Oilseeds: The July index, at 100, is down 11 percent from June and 17 percent lower than July 2013. The soybean price, at $12.70 per bushel, decreased $1.70 from June and is $2.60 below July 2013.

Livestock and products:

The July index, at 133, is 3.1 percent above last month and up 24 percent from July 2013. Compared with a year ago, prices are higher for cattle, milk, hogs, broilers, calves, eggs, and turkeys.

Meat animals: The July index, at 138, is up 6.2 percent from last month and 29 percent higher than last year. The July hog price, at $92.80 per cwt, is up $8.00 from June and $17.00 higher than a year ago. The July beef cattle price of $155 per cwt increased $8.00 from last month is up $35.00 from July 2013.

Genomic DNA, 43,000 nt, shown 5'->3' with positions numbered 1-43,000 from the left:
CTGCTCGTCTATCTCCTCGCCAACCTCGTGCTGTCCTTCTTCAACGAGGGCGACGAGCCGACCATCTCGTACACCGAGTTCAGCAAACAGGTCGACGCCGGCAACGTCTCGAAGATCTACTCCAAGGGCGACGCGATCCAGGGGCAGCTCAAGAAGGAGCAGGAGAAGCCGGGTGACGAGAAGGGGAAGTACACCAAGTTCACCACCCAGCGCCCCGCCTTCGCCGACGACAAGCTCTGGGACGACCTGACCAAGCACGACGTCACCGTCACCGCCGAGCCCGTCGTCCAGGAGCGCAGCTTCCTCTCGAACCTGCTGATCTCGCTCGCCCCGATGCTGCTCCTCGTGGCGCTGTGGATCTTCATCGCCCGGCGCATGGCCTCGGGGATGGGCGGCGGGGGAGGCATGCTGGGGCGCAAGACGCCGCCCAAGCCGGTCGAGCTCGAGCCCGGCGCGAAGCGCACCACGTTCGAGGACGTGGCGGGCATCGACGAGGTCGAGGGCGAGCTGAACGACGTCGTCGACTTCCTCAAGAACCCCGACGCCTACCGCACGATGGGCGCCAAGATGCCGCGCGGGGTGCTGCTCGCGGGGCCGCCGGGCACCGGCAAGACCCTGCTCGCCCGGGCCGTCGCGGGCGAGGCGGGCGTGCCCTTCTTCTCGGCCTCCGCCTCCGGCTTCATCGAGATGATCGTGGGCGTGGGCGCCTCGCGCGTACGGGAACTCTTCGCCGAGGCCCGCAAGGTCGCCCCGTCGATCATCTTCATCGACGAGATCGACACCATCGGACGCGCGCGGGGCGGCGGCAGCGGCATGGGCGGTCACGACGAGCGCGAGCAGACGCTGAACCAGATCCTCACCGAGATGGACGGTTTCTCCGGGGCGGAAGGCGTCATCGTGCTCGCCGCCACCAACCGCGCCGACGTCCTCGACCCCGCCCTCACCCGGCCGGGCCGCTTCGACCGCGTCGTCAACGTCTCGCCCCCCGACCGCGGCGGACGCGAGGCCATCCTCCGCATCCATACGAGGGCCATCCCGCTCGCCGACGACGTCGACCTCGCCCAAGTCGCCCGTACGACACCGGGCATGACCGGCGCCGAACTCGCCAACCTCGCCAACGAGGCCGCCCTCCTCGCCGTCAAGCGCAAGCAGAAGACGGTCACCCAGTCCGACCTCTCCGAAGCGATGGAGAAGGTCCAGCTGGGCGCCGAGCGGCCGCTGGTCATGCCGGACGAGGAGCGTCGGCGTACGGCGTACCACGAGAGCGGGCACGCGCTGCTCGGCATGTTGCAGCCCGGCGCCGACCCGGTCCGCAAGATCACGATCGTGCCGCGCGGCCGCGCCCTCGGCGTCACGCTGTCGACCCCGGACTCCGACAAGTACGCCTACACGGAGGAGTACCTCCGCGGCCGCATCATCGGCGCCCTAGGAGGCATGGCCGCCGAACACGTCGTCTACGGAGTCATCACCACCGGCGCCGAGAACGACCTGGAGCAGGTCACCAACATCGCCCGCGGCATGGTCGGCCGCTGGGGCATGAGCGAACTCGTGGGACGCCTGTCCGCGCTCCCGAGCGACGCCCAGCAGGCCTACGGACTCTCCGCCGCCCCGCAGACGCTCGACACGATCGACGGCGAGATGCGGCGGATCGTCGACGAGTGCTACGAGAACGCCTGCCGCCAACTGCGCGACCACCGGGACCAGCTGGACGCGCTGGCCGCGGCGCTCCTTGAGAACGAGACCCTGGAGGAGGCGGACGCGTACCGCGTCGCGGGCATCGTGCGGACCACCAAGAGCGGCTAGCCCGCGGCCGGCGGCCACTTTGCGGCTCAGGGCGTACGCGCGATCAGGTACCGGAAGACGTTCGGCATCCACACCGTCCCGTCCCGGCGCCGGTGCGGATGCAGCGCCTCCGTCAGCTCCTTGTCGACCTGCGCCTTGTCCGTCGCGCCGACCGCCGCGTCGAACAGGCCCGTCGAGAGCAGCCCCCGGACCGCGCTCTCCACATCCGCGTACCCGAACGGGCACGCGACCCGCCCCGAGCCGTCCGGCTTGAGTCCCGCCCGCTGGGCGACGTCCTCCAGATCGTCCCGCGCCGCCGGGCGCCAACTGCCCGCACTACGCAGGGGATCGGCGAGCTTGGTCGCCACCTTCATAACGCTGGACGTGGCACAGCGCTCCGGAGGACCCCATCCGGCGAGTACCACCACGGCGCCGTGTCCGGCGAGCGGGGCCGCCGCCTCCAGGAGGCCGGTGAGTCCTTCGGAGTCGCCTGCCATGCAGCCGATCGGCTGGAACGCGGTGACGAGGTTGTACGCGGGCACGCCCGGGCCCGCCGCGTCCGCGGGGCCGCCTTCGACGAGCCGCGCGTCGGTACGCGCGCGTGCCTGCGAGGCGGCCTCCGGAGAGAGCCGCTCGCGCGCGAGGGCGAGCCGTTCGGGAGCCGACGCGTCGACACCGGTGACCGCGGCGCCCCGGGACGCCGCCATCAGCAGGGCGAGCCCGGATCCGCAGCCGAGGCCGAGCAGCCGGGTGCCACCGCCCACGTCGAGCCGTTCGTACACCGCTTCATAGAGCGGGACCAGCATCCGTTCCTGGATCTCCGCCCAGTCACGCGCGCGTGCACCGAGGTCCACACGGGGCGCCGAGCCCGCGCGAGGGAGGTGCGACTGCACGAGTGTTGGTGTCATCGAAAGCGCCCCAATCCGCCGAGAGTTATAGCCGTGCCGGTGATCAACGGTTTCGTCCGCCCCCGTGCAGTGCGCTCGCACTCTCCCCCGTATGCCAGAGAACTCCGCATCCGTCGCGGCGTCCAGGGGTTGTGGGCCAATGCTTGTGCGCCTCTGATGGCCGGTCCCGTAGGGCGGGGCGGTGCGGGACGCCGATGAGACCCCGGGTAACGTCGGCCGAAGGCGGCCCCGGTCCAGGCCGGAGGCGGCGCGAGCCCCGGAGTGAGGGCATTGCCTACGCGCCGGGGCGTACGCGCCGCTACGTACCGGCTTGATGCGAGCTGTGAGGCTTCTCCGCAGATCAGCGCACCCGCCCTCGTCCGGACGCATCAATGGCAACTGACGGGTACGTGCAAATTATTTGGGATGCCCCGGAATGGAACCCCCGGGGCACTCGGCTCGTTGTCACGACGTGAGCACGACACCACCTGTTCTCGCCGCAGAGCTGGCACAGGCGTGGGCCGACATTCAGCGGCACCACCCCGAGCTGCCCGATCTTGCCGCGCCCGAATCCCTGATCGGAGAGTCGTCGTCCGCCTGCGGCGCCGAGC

Dairy products: The July index, at 116, increased 0.9 percent from a month ago and is 22 percent higher than July last year. The July all milk price of $23.40 per cwt is up 20 cents from last month and is $4.30 higher than July 2013.

Poultry & eggs: The July index, at 139, is down 0.7 percent from June but is 14 percent above a year ago. The July market egg price, at $1.05 per dozen, increased 17.6 cents from June and is 22.9 cents above July 2013. The July broiler price, at 68.0 cents per pound, is down 3.0 cents from June but 8.0 cents higher than year ago. The July turkey price, at 74.1 cents per pound, is up 1.3 cents from the previous month and 6.4 cents from a year earlier.

Prices Paid Index up 1 Point